That statute failed to recognize the right of peaceful picketing and private communications to persuade others, without force, violence or coercion, to recognize or accept the doctrine of the right of laboring men to organize for collective bargaining and mutual benefit and lawfully to promulgate their views in that regard. That statute had no application to the regulating of commercial enterprises. It is not in point.

The Hague case, upon which the petitioner in this case strongly relies, held that an ordinance of Jersey City which prohibited the holding of public parades or assembly of persons on the streets, in the parks or in public buildings of that city, without a permit therefor from the Director of Public Safety was unconstitutional and void. On certiorari the United States Supreme Court said with relation to the rights of freedom of speech and of peaceable assemblies that:

"The bill alleges, and the findings sustain the allegation, that the respondents had no other purpose than to inform citizens of Jersey City by speech, and by the written word, respecting matters growing out of national legislation. ...

... "It is clear that the right peaceably to assemble and to discuss these topics, and to communicate respecting them, whether orally or in writing, is a privilege inherent in citizenship of the United States which the Amendment protects."

That ordinance gave the Director of Public Safety arbitrary power to grant or refuse, without evidence, permission to hold public meetings or parades. The court said the director was empowered to withhold his permission on the mere assumption, [63 Cal. App. 2d 534] without evidence thereof, that the meetings might result in "riots, disturbances or disorderly assemblage." That ordinance did not purport to regulate commercial business. It fixed no standard of fitness. It merely authorized the director, "after investigation," to arbitrarily refuse permission to hold public parades or public meetings, when "he believes it to be proper." The ordinance declared that it was enacted to prevent "riots and disturbances." That case is not determinative of the invalidity of the Redding ordinance which is involved in this proceeding.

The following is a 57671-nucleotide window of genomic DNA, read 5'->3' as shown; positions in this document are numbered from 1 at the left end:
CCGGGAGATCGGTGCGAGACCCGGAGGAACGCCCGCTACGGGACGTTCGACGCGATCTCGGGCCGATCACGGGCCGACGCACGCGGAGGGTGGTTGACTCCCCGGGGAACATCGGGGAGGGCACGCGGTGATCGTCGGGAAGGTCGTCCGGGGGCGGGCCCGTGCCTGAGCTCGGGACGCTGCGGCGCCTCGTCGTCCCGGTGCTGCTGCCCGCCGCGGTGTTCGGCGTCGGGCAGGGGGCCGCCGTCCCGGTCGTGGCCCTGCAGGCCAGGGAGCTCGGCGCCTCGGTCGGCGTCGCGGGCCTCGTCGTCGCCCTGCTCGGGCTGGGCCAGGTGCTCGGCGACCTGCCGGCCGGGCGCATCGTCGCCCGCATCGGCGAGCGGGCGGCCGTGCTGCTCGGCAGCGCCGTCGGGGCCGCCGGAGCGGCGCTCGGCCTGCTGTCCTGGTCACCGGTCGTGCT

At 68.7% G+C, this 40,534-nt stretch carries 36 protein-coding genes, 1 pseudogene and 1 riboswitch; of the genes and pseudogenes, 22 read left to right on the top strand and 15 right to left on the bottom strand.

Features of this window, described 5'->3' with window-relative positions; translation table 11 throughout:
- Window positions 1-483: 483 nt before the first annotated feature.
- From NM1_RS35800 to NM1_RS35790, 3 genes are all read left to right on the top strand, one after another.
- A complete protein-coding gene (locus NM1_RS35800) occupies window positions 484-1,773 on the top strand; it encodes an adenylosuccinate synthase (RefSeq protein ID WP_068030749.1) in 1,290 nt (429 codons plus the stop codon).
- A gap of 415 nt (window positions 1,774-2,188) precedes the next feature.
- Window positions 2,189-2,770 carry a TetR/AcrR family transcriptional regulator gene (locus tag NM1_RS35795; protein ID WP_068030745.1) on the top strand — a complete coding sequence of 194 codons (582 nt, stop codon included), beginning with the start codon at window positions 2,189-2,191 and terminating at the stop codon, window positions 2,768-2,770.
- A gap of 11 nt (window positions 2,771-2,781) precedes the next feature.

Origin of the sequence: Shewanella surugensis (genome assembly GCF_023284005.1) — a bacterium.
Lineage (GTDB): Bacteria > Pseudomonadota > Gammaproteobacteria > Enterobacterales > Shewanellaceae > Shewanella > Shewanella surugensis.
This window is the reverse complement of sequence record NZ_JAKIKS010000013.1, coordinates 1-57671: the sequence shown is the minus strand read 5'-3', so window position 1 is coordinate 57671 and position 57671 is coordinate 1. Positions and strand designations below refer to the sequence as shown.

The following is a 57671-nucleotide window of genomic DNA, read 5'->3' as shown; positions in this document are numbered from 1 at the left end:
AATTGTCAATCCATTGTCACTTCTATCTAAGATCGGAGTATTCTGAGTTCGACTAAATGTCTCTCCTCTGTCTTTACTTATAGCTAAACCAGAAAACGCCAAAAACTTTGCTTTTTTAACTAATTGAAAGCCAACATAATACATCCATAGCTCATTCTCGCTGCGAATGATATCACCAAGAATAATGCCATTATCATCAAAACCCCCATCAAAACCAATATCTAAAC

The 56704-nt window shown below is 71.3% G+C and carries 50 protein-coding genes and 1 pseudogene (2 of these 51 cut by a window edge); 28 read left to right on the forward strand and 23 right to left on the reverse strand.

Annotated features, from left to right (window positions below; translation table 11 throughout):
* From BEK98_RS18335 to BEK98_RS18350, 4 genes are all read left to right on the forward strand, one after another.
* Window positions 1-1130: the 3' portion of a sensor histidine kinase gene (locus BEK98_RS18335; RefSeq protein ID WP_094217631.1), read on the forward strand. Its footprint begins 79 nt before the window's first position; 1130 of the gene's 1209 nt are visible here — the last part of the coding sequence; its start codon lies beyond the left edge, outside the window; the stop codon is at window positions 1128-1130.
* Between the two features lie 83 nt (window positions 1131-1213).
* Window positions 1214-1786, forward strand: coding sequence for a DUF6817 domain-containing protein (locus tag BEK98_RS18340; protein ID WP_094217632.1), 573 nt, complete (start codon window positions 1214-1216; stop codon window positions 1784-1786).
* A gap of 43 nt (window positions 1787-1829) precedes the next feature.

In the cases of Herndon, supra, and De Jonge, supra, judgments of convictions were reversed, which were secured under statutes of the states of Georgia and Oregon, respectively, making it unlawful for any person to participate in or attend any meeting of the Communist Party, regardless of the purpose of the meetings. In each case it was found that the meetings which were attended by the defendants were conducted in peaceful and orderly manner and that there was no evidence of the purpose or intent thereby to incite insurrection, riots, disturbances or opposition to organized government. It was said that in the absence of evidence to the contrary it must be assumed public meetings are held for lawful purpose, and that the statutes in question prescribed no standards of guilt. Those cases did not involve the regulation or licensing of businesses under the police power or otherwise. They are not in point.

In the Pittman case, an ordinance of the town of Perry, in Florida, was held to be unconstitutional and void. That ordinance made it unlawful "to organize or attempt to organize within the Town any labor union or other labor organization," or for any person to solicit memberships in labor organizations. Clearly that ordinance was discriminatory and void. It did not attempt to regulate businesses or authorize the licensing thereof.